How to pick the right motorcycle helmet for you

words Alexa Wang

Although nothing screams “rebellion” and “free-spirit” more than a biker lifestyle, rebellious and free-spirited bikers still worry about their safety. Take a closer look at recent accident statistics, and you’ll understand their concern.

Many incidents result either from not wearing a helmet or from wearing the wrong one. In this article, we’re going to show you how to pick the right right motorcycle helmet for you.


A Little about Helmets

If you know nothing about helmets, you consider one as good as the other, but experienced bikers know that’s not so. Instead, they realize different helmets exist for different reasons. That’s why motocross helmets differ from dirt-bike helmets, for instance. While the first is round, the second has an extended chin for more protection.

Such differences, though subtle, determine the many varieties of helmet – half-shell, dual-sport, open-face, full-face, or modular helmets. So the question, then, begs: How do bikers decide on, say, the best modular motorcycle helmets for them our of all types of helmets? Here’s what they consider.

1. Purpose

Before deciding on a helmet, first ask yourself: What’s its purpose? If you intend to use it every day or for a long-distance journey, choose a comfortable and aerodynamic helmet with low-wind noise.

But, if you want to ride with a group where you must communicate with your buddies, then pick a helmet with inbuilt wireless communication. If not, install a DIY Bluetooth set. Finally, for racing, never go for anything less than a performance helmet with good venting.

2. Safety

After figuring out why you want the helmet, consider its safety features. Keep in mind, safe helmets absorb shock, withstand impact, stay firmly on your head during impact, and give you a 105-degree view. How do you determine whether a helmet meets these requirements?

Start with the outer shell. From what material is it made? Polycarbonate shells, a cheap material, flex during impact. In contrast, fiberglass helmets both flex and shatter on impact, reducing your injuries even further, but they cost more. Light and expensive, these ones dissipate the most force during impact, making them the safest.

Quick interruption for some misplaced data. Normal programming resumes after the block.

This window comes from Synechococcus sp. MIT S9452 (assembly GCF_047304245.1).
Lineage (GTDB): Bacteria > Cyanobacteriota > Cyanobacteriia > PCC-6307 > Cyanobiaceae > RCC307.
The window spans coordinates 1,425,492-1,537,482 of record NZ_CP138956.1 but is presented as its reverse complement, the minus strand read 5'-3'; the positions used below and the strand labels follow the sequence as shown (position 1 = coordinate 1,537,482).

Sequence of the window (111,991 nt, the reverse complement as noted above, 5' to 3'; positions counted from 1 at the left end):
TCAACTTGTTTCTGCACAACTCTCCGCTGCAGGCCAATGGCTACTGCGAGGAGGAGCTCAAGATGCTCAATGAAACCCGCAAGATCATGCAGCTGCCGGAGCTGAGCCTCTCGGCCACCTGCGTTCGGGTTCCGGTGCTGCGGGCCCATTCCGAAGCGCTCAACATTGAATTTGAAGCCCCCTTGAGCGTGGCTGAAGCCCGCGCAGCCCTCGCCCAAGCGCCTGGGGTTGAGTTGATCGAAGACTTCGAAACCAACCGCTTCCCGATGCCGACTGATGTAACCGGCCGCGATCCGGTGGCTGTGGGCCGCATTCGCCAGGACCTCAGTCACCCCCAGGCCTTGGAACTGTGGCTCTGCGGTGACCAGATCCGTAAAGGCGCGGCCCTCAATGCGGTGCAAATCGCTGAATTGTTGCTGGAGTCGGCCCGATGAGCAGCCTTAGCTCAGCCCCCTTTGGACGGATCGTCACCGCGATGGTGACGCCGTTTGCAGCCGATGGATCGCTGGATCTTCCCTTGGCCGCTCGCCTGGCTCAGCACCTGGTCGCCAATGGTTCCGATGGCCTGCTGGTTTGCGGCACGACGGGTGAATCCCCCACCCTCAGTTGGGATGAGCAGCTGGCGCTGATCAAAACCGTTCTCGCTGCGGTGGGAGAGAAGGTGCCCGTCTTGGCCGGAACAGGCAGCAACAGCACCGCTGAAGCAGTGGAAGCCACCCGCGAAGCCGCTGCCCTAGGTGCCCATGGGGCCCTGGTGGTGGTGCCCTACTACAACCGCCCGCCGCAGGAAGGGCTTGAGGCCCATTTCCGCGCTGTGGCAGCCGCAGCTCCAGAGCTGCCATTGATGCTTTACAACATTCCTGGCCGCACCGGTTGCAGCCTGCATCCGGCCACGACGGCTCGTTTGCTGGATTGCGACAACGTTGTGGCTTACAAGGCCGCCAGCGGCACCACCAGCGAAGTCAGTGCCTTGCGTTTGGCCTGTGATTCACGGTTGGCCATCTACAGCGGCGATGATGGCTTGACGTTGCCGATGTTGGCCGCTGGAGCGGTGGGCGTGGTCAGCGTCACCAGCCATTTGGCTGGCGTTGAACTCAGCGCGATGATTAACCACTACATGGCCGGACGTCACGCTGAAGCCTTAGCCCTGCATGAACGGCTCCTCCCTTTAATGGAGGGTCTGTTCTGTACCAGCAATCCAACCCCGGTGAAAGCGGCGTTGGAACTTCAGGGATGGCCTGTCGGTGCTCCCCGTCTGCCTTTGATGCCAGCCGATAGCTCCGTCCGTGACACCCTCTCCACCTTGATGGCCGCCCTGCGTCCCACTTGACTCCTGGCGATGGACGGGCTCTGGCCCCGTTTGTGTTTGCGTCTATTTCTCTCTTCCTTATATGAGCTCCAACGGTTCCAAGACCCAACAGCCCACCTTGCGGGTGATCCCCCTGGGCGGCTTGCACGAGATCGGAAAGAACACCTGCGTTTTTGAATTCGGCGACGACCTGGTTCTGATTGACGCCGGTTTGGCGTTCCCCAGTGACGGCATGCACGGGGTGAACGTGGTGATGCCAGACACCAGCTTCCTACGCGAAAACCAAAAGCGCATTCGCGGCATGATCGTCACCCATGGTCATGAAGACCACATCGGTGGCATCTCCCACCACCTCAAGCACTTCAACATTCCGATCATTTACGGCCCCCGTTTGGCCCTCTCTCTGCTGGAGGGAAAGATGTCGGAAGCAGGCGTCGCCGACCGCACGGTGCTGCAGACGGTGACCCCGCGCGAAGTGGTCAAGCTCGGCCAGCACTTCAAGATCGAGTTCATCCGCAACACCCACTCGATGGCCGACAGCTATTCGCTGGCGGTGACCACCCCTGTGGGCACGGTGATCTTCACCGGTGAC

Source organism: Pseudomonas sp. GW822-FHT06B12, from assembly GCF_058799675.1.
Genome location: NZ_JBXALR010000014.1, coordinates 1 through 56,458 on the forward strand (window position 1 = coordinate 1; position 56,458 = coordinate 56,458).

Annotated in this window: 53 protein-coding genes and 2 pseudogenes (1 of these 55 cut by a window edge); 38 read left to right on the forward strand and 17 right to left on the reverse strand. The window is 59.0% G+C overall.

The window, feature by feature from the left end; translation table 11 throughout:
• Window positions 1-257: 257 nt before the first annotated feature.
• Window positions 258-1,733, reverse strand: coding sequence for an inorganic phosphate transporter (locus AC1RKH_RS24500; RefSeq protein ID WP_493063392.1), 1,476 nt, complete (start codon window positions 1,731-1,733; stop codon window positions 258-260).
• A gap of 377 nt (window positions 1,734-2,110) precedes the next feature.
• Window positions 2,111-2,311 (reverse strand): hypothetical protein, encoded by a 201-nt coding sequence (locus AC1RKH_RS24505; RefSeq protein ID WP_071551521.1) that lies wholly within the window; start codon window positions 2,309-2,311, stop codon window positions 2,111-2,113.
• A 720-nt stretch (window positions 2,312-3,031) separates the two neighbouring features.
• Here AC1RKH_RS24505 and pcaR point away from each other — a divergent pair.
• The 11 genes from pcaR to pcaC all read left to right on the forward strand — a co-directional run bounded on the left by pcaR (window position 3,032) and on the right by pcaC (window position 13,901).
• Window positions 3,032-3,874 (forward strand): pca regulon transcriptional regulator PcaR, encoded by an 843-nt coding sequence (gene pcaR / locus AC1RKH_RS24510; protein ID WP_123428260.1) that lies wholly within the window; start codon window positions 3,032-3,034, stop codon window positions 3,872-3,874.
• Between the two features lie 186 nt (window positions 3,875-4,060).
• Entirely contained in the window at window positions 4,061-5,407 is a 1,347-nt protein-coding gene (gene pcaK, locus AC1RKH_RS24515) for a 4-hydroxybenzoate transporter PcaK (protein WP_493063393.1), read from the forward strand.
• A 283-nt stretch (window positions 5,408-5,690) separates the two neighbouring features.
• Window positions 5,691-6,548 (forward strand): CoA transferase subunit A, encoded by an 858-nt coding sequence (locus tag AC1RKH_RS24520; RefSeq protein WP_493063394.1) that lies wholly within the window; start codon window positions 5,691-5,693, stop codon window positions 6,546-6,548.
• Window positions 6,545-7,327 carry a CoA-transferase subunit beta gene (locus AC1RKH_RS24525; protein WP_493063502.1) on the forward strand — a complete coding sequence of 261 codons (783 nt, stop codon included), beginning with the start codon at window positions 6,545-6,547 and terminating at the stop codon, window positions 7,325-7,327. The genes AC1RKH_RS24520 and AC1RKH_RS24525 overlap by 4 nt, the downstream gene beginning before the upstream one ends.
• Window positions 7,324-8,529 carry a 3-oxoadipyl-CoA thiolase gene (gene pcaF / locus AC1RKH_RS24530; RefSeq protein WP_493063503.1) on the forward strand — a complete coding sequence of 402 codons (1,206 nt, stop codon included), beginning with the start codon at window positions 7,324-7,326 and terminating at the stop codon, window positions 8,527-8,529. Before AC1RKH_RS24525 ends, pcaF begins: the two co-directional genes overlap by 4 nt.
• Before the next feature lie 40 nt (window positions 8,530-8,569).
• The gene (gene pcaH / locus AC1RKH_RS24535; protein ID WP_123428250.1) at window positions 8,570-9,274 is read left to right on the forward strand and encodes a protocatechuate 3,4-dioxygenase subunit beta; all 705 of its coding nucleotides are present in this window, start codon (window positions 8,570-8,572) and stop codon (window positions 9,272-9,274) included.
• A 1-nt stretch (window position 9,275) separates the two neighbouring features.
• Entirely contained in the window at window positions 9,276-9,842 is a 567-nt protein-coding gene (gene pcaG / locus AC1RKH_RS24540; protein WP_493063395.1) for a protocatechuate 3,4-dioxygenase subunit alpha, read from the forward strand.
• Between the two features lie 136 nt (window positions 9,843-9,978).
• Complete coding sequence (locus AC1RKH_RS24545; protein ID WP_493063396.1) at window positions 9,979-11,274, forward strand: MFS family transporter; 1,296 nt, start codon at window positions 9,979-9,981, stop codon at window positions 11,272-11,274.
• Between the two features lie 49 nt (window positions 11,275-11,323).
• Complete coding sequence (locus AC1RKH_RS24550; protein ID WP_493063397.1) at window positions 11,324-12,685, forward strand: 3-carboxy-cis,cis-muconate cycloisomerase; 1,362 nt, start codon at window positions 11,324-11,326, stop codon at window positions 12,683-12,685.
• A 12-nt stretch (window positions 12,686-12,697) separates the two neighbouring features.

After looking at the helmet’s exterior, ensure the helmet has enough polystyrene foam under the outer shell. This material absorbs any shock not absorbed by the outer shell. On top of the foam, you’ll find a padding material for comfort and a snug fit.

Next, ensure the helmet has a chin strap to keep the helmet firmly on your head. Finally, look for a safety sticker, also known as a Snell sticker, affirming the helmet meets all safety regulations.

3. Comfort

Although a helmet’s comfort level relies on the padding we’ve just talked about, its design also matters. The first thing you should know is that you have three designs from which to choose: half-helmet, three-quarter helmet, and full-face. The half-helmet covers everything above your hairline but not your face. You must, therefore, wear impact-resistant goggles while wearing such helmets.

On the other hand, the three-quarter helmet covers your whole head but lacks a face shield. So, like with the half-helmet, you must wear goggles. For full face protection, get a full-face helmet. Because it has a movable face shield, it covers not only your head but also your face.

4. Size

To adequately protect you adequately during an accident, a helmet should fit your head snugly. Otherwise, it comes loose, leaving your head exposed to severe – if not fatal – injuries. But how do you pick the right size for you?

So, how should a bicycle helmet fit? First, measure your head above your eyebrows and ears, noting the shape of your head. After working out the circumference, consult an online chart to know the helmet size suitable for your head shape. Now, try on the helmet.

To know whether it’s a perfect fit, ensure the padding firmly touches your cheeks, temples, and brow. No gaps should be left. However, the face shield shouldn’t press on your chin or nose. Also, expect some, though not excessive, neck roll.

To know whether the helmet will protect you, fasten it, and then move it gently. A good one exerts even pressure on your head, doesn’t come loose when you try removing it, and never leaves your skin or head sore.

5. Price

After following the four steps above, you’re ready to buy. Note one thing, though. A helmet’s price tag says a lot about its build-quality, comfort, safety, and other features. As a general rule, the higher its price, the better its features.


If you want to get the absolute best helmet for you, make sure that you follow the tips in this article. The right helmet could make a world of difference in the case of an accident, so make sure that you don’t take this step lightly. Try and few on for size and fit before you buy.




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